CNS - Misericordia University

CNS - Misericordia University

Cranial Fossa: Brain and Spinal Cord Clinical Anatomy Tony Serino, Ph.D. Cranial Fossa: Topic Objectives Be able to describe the distribution of grey and white matter in the

brain and spinal cord Be able to describe the arrangement of the meninges and the differences between cranial and spinal meninges Be able to describe blood flow to and from the cranial fossae Be able to describe normal CSF flow Be able to deduce consequence of CSF blockages Be able to identify the major parts and regions of the brain and

spinal cord and their development Be able to describe the functions of selected areas of the brain Understand brain blood flow and be able to predict vascular changes to the circle of Willis when an obstruction occurs in a single vessel Be able to describe Cranial Nerve location and function Be able to predict functional loss with CN paralysis

Central Nervous System (CNS) Gray vs. White matter Protection of CNS Meninges CSF flow Brain

Development Selected structures Spinal cord Selected structures Cranial Fossa

Anterior Middle Posterior CNS (Central Nervous System)

Brian and spinal cord Displays gray and white matter Gray matter are areas of CNS with many cell bodies of neurons present (little myelinated nerve fibers) White matter are area of CNS with few cell bodies but many myelinated nerve fibers

Protected by bone and membranes Gray and White Matter Since the cerebrum and cerebellum outgrow their cores, gray matter

ends up on outside of both structures. Meninges Dura Mater outermost; tough, fibrous CT In brain, divided into two layers (periosteal and meningeal)

In spine, only one layer with fat filled space above the layer called the epidural space Arachnoid middle; web-like appearance Potential space between Dura and arachnoid is the subdural space

Pia Mater innermost, delicate membrane fused with CNS surface Space between Pia and Arachnoid is the subarachnoid space Meninges of the Spinal Cord Epidural space

Subdural space Pia mater Arachnoid Dura mater Meninges

Subarachnoid space Dorsal Root Ganglion Centrum

Brain Meninges Extensions of Dura Mater hold brain in cavity Sellar diaphragm (not shown)

Venous Sinuses of Cranium Superior Sagittal Inf. Sagittal Straight Transverse Sigmoid

Cavernous Lateral Venous Lacunae Arachnoid villi

Middle Meningeal Artery Middle Meningeal A. Maxillary A. Brain Ventricles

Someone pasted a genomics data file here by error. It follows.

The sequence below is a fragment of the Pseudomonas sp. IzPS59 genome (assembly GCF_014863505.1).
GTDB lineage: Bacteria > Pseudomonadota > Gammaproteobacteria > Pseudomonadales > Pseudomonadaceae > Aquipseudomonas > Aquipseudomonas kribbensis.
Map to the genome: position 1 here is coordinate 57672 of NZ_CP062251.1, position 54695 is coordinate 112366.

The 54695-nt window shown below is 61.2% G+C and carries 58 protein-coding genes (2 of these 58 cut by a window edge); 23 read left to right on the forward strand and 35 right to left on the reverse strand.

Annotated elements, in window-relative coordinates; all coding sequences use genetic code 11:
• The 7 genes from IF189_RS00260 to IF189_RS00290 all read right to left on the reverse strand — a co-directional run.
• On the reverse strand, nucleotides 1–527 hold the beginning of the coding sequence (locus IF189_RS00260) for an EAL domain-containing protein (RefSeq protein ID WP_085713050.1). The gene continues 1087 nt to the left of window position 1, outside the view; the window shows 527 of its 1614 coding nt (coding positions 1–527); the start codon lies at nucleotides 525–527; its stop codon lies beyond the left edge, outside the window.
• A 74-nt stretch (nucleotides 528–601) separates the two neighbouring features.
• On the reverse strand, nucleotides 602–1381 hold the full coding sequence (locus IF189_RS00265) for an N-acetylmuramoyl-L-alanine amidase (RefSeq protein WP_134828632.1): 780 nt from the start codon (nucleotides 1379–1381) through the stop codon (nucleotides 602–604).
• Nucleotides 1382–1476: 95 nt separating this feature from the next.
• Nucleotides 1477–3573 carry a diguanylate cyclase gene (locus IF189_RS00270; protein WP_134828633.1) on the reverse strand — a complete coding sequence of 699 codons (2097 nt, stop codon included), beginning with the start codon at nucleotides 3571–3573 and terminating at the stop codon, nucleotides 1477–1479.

Choroid Plexus CSF (cerebral-spinal fluid) Flow Hydrocephalus Blockage of CSF flow

can lead to severe brain and/or head enlargement. In an adult, such swelling would be fatal.

Brain Development Structures Functional Areas Neural Tube forming

Neural Tube Brain Vesicles Flexures and Cerebral Cortex Growth

Major Divisions of Brain Brain Stem = midbrain + pons + medulla Brain Anatomy (reqd) Projections vs. Commissures

Functional Areas of Cerebrum Primary Motor and Somatosensory Gyri Basal Nuclei: cerebral nuclei

Putamen and Globus Pallidus Subthalamic nuclei and the Substantia nigra are usually included

Reticular Formation Extends along length of brain stem; used in maintaining alertness while awake; also includes motor nuclei such as centers for Cardiac, Respiratory and Vasomotor control. RAS receives inputs from eye, ear and general sensation to maintain alertness

Limbic System: functional system; responsible for emotion and memory Cingulate Gyrus Fornix

Mammillary body Hypothalamus Control of Pituitary Posterior Pituitary Anterior Pituitary

Pineal Gland Plays a major role in circadian rhythm control through its sympathetic connection to the

hypothalamus Melatonin increases at night and decreases during daylight Implicated in the control of major life changes (such as the

onset of puberty and adulthood Internal Carotid Artery Blood Supply (Circle of Willis)

Ant. Cerebral Ant. Communicating Middle Cerebral Internal Carotid A. Post. Communicating

Post. Cerebral Basilar A. Vertebral A. Cranial Nerves

CN I: Olfactory Nerve covered by meninges and contain glial cells Cribiform plate damage after trauma could lead to CSF leakage (runny nose after head trauma) Pathway: Bulbtract med and lat. stria

prepiriform and amygdala Covered by meninges Leaves by optic canal Pathway: nervechiasma

tracts lat. geniculate and sup. colliculus optic radiation to occipital lobe CN II: Optic Nerve

Medial Rectus muscle Superior Orbital Fissure

Midbrain Superior Rectus muscle Levator Palpabrae muscle Inferior

Oblique muscle Ciliary ganglion Inferior Rectus muscle Parasympathetic

Motor fibers Oculomotor N. (III) Pons Palsy leads to ptosis, diplopia, dilated pupil; gaze is down and out; pupil involvement usually due to increase cranial pressure due to surface location of

fibers in nerve CN III: Occulomotor Nerve Originates from brain stem: midbrain Leaves via sup.

orbital fissure Path: occulomotor nucleus muscles : levator palpebrae, sup., medial, inf. rectus, and inf. oblique. Separate

branch from EdingerWestphal nuclues ciliary ganglion parasym innervation to iris sphincter and CN IV: Trochlear Nerve

Originates from brain stem: midbrain Complete decussation in midbrain

Nucleus to Sup. oblique, runs the longest distance in cranial vault Passes through sup. orbital fissure In injury, affected eye is higher and deviated medially, head tilts away from lesion; hardest to diagnose CN V: Trigeminal Nerve

CN VI: Abducens Nerve Originates from brain stem: pons goes to lateral rectus m. Passes through sup. orbital fissure Injury: affected eye deviates medially (crosseyed look) patient may turn head to compensate

CN VII: Facial Nerve CN VIII: Vestibulocochlear Nerve CN IX: Glossopharyngeal Nerve CN X: Vagus Nerve

CN XI: Accessory Nerve CN XII: Hypoglossal Nerve

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